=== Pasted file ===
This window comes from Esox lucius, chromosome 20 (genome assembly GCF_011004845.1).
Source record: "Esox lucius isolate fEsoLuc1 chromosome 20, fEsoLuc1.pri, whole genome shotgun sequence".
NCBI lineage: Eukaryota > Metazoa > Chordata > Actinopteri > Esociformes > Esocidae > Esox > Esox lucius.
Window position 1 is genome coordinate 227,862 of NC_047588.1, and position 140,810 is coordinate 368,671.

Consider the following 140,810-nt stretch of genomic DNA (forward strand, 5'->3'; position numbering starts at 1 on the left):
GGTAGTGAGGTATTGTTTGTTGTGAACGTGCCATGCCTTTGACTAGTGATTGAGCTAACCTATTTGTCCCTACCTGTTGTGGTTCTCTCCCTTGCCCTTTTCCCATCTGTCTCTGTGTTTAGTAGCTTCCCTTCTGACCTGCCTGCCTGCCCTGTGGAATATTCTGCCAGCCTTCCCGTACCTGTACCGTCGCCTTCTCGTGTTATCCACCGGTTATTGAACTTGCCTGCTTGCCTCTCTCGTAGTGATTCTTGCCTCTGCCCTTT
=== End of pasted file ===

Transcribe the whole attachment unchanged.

This window comes from Esox lucius, chromosome 20 (genome assembly GCF_011004845.1).
Source record: "Esox lucius isolate fEsoLuc1 chromosome 20, fEsoLuc1.pri, whole genome shotgun sequence".
NCBI lineage: Eukaryota > Metazoa > Chordata > Actinopteri > Esociformes > Esocidae > Esox > Esox lucius.
Window position 1 is genome coordinate 227,862 of NC_047588.1, and position 140,810 is coordinate 368,671.

Consider the following 140,810-nt stretch of genomic DNA (forward strand, 5'->3'; position numbering starts at 1 on the left):
GGTAGTGAGGTATTGTTTGTTGTGAACGTGCCATGCCTTTGACTAGTGATTGAGCTAACCTATTTGTCCCTACCTGTTGTGGTTCTCTCCCTTGCCCTTTTCCCATCTGTCTCTGTGTTTAGTAGCTTCCCTTCTGACCTGCCTGCCTGCCCTGTGGAATATTCTGCCAGCCTTCCCGTACCTGTACCGTCGCCTTCTCGTGTTATCCACCGGTTATTGAACTTGCCTGCTTGCCTCTCTCGTAGTGATTCTTGCCTCTGCCCTTT